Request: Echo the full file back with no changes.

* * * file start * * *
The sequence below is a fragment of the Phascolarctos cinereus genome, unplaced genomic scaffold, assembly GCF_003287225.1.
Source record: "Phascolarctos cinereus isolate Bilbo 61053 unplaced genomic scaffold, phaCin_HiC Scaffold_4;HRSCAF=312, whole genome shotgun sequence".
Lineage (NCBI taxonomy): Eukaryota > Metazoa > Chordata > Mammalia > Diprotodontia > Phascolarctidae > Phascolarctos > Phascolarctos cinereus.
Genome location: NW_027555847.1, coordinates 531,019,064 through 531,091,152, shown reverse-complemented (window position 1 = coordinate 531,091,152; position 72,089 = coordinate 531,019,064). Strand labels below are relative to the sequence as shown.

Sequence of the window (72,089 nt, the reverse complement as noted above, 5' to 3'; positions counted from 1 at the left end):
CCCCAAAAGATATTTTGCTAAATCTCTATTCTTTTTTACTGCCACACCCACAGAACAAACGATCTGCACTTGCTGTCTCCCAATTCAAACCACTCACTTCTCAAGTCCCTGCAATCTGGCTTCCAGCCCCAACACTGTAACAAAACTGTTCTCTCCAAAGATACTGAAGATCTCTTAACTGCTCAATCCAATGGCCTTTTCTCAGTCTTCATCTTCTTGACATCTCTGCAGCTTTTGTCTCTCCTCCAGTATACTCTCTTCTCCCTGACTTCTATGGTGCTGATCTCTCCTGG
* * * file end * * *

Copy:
The sequence below is a fragment of the Phascolarctos cinereus genome, unplaced genomic scaffold, assembly GCF_003287225.1.
Source record: "Phascolarctos cinereus isolate Bilbo 61053 unplaced genomic scaffold, phaCin_HiC Scaffold_4;HRSCAF=312, whole genome shotgun sequence".
Lineage (NCBI taxonomy): Eukaryota > Metazoa > Chordata > Mammalia > Diprotodontia > Phascolarctidae > Phascolarctos > Phascolarctos cinereus.
Genome location: NW_027555847.1, coordinates 531,019,064 through 531,091,152, shown reverse-complemented (window position 1 = coordinate 531,091,152; position 72,089 = coordinate 531,019,064). Strand labels below are relative to the sequence as shown.

Sequence of the window (72,089 nt, the reverse complement as noted above, 5' to 3'; positions counted from 1 at the left end):
CCCCAAAAGATATTTTGCTAAATCTCTATTCTTTTTTACTGCCACACCCACAGAACAAACGATCTGCACTTGCTGTCTCCCAATTCAAACCACTCACTTCTCAAGTCCCTGCAATCTGGCTTCCAGCCCCAACACTGTAACAAAACTGTTCTCTCCAAAGATACTGAAGATCTCTTAACTGCTCAATCCAATGGCCTTTTCTCAGTCTTCATCTTCTTGACATCTCTGCAGCTTTTGTCTCTCCTCCAGTATACTCTCTTCTCCCTGACTTCTATGGTGCTGATCTCTCCTGG